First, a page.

If you’re expecting or planning to become pregnant in the near future, you may have questions about gestational diabetes and the related health risks.
Gestational diabetes occurs in as many as 9.2 percent of pregnancies, but can be controlled by eating healthy foods, exercising and, if necessary, using medication. Women who develop gestational diabetes did not have diabetes before becoming pregnant.
Doctors often test for gestational diabetes with a glucose screening and blood test between 24 and 28 weeks of pregnancy, as it usually shows up in the middle of pregnancy with few symptoms. Some women have more than one pregnancy affected by gestational diabetes.
“We routinely screen patients at 28 weeks, regardless if they are at risk,” said Dr. Sarah Morris of Novant Health Carmel OB/GYN. “We have patients drink a very sweet drink that tastes a bit like flat orange soda. The drink has a high sugar load that most women’s bodies should be able to handle. If a patient’s blood sugar levels spike, a more detailed glucose test will be performed. A woman’s blood glucose levels are tested four times and if she fails two or more times, she is considered to have gestational diabetes.”
Risk factors for gestational diabetes
There are several risk factors that can increase one’s chances of having gestational diabetes, including if you are:
- Over age 25. A recent study shows that the average age of first-time mothers continues to increase. With older maternal age, women have a higher chance of developing gestational diabetes.
- Prediabetic or have a family health history of diabetes. A woman’s risk increases if she has prediabetes or if a close family member, such as a parent or sibling, has Type 2 diabetes. Women are also more likely to develop gestational diabetes if they had it during a previous pregnancy, if they delivered a baby who weighed more than 9 pounds or if they had an unexplained stillbirth.
- Overweight. Women are more likely to develop gestational diabetes if they are significantly overweight with a body mass index (BMI) of 30 or higher.
- Nonwhite race. For unexplained reasons, women who are black, Latino, American Indian or Asian are more likely to develop gestational diabetes.
Even if a woman is at risk for gestational diabetes, there are some lifestyle changes she can make to minimize her chances of developing it.
Dr. Alyssa Mills of Novant Health Maternal-Fetal Medicine said her biggest recommendation is to lose weight before pregnancy either through diet and exercise, or if recommended, weight loss surgery. She also said following the recommended gestational weight gain guidelines could help prevent the development of gestational diabetes.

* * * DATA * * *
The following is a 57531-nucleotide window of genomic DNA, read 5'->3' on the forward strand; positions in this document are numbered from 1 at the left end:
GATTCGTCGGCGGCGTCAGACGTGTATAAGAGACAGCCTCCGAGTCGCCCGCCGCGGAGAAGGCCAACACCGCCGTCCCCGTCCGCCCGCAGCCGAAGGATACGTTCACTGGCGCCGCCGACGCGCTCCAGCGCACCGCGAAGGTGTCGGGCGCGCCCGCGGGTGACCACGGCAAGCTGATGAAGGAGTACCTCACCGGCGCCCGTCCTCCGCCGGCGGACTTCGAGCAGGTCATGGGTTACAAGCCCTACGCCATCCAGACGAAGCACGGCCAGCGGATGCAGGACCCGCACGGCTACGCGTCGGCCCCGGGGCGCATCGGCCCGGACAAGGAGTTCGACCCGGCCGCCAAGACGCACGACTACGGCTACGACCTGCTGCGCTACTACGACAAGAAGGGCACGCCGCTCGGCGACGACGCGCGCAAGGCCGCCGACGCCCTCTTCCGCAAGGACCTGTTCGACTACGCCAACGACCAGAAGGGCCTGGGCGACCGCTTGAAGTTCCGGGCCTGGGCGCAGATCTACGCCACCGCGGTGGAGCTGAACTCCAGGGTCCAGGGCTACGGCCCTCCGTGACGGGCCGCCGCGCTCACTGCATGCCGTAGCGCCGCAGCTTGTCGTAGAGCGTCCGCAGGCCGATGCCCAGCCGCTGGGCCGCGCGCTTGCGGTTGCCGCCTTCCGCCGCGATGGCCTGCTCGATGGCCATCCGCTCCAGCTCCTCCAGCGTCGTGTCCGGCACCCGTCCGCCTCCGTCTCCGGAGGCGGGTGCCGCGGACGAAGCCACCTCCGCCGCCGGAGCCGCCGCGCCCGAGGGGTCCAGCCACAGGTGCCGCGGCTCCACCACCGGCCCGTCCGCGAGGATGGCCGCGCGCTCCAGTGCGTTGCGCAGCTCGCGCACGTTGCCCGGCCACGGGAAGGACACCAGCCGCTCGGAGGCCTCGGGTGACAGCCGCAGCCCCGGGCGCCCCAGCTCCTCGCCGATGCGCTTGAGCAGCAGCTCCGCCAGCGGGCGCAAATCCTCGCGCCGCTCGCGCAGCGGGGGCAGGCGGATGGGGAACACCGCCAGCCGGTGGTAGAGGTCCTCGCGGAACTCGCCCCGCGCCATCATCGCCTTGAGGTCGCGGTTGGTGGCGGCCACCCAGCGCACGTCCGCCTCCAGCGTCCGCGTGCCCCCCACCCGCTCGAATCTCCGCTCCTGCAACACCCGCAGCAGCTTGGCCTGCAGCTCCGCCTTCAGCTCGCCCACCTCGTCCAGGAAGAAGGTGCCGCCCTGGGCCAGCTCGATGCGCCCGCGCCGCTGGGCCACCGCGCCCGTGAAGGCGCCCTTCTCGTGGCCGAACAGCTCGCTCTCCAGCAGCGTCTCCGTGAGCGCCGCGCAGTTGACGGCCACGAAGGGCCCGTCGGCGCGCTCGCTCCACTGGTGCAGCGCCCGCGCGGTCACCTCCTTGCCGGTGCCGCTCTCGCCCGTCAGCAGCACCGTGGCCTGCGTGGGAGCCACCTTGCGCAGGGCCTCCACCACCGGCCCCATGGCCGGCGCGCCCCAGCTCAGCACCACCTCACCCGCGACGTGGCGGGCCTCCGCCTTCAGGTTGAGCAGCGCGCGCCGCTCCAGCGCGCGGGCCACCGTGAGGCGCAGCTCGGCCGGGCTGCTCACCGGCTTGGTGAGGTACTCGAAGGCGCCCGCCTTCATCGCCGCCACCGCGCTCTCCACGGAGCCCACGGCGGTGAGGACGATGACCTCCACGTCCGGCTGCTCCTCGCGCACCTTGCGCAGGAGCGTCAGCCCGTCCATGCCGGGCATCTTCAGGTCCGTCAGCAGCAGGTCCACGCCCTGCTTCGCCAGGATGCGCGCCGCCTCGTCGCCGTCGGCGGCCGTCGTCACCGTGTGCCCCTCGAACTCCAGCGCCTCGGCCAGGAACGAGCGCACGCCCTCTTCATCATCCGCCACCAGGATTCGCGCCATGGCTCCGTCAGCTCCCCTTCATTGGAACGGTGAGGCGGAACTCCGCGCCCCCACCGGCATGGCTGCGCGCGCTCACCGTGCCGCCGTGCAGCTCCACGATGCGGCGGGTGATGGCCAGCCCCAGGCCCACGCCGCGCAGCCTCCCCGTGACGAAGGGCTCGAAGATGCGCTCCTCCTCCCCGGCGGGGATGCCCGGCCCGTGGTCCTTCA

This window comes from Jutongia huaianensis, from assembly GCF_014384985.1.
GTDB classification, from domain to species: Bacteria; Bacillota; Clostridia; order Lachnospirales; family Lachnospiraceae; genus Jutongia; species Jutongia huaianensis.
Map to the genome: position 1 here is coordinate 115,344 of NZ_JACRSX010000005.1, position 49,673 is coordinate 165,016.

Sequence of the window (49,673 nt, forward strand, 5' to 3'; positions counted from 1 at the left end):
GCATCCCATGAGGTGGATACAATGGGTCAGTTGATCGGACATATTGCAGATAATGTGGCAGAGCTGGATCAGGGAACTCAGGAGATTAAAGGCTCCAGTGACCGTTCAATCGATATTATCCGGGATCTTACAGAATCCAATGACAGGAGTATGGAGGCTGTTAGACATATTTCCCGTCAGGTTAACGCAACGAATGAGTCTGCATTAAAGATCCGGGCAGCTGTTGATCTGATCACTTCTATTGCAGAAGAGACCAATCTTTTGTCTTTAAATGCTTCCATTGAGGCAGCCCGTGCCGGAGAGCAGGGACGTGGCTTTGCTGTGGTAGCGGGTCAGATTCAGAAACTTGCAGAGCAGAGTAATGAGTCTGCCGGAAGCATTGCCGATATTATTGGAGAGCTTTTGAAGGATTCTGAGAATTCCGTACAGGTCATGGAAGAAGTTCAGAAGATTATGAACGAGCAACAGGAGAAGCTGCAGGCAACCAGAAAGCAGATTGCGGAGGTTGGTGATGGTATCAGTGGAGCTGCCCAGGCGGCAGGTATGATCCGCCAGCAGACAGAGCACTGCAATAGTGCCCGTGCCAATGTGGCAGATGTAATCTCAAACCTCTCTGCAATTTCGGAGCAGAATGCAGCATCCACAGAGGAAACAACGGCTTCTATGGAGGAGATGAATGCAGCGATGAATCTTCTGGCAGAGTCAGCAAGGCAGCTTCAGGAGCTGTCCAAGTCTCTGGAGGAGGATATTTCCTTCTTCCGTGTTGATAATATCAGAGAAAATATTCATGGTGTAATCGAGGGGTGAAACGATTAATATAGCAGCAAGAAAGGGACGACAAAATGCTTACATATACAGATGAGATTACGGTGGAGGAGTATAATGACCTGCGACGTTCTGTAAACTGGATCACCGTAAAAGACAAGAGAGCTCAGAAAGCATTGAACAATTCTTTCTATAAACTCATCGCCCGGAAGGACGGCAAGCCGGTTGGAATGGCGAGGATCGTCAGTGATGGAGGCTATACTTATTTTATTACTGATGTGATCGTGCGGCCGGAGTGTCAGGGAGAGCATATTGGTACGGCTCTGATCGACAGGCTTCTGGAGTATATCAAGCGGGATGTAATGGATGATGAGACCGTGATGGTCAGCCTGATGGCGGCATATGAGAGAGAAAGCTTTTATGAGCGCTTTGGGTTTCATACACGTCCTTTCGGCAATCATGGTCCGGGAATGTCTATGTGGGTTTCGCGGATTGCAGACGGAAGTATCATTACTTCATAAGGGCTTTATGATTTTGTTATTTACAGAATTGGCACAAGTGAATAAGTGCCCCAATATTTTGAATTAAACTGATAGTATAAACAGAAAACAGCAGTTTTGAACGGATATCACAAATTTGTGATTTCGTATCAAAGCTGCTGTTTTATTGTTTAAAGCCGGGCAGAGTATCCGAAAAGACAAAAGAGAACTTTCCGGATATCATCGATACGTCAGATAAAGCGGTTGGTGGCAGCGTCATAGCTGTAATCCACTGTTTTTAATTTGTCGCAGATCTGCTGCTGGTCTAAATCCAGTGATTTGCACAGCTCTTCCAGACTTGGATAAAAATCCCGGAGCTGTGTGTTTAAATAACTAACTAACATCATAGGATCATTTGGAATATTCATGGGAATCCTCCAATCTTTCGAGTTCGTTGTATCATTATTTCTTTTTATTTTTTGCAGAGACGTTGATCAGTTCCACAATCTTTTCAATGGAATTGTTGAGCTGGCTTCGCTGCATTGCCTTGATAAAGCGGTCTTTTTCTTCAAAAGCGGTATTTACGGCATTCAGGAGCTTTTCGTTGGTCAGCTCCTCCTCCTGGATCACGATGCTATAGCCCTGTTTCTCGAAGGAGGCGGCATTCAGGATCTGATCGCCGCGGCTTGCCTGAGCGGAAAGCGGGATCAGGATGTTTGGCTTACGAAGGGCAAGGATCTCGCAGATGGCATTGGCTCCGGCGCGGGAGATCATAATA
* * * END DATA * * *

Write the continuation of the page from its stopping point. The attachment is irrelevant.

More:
“The phrase, ‘eating for two,’ shouldn’t be a free pass for nine months,” Mills said. “In actuality, the recommended guidelines for caloric intake in pregnancy are more like eating for 1.2 people instead of two.”
Learning to control gestational diabetes
Obstetricians at Novant Health refer patients who are diagnosed with gestational diabetes to the diabetes center. There, patients receive education about dietary modifications they can make to help control their sugar levels.
“This connection with the diabetes center is something insurance will most likely cover if a woman has gestational diabetes, otherwise few people get to have it covered by their insurance,” Morris said. “Not everyone has an opportunity to have nutrition and diet counseling, which can help create healthy habits for the rest of a patient’s life.”
If a woman is unable to control her sugar with diet alone, she is then referred to a maternal-fetal medicine specialist.
“If a woman is experiencing trouble regulating her sugar levels, the diabetes center will send her lab work for us to review,” Mills said. “She will then come in for a consultation visit and we’ll typically prescribe medication.”
Complications from gestational diabetes
If gestational diabetes is not well-controlled, both the mother and her baby can be at risk for complications, such as:
- Excessive birth weight. If gestational diabetes is not controlled, the baby’s blood sugar can be too high. The baby is “overfed” and grows extra-large, causing discomfort and problems during delivery. Very large babies are more likely to become wedged in the birth canal, sustain injuries at birth or require a cesarean section birth.
- Early birth and respiratory distress syndrome. Because of a mother’s high blood sugar, she is at greater risk of going into labor early. Babies born early may experience respiratory distress syndrome, a condition that makes breathing difficult. They may need help breathing until their lungs mature and grow stronger. Even if the baby isn’t born early, he or she could still be at risk for respiratory distress syndrome.
- Low blood sugar. Gestational diabetes in the mother can lead to low blood sugar in the baby shortly after birth because their own insulin production is high. Severe episodes may cause seizures in the baby.
- Preeclampsia. Gestational diabetes can increase a woman’s risk of developing high blood pressure during pregnancy. It can also raise her risk of preeclampsia and eclampsia – two serious complications of pregnancy that can cause high blood pressure and other symptoms that can threaten the lives of both mother and baby.
- Future diabetes. If the mother has gestational diabetes, both she and the baby can be at risk to develop Type 2 diabetes later in life.
Recovering from gestational diabetes
Mills said most women experience a rapid return to normal blood sugar levels after delivery. However, women who have gestational diabetes are at a sevenfold risk of developing Type 2 diabetes later in life. Because of this risk, a follow-up glucose test is recommended six to 12 weeks after delivery.
Novant Health offers online resources, maternity tours and educational classes for expecting mothers. Click here to find out more.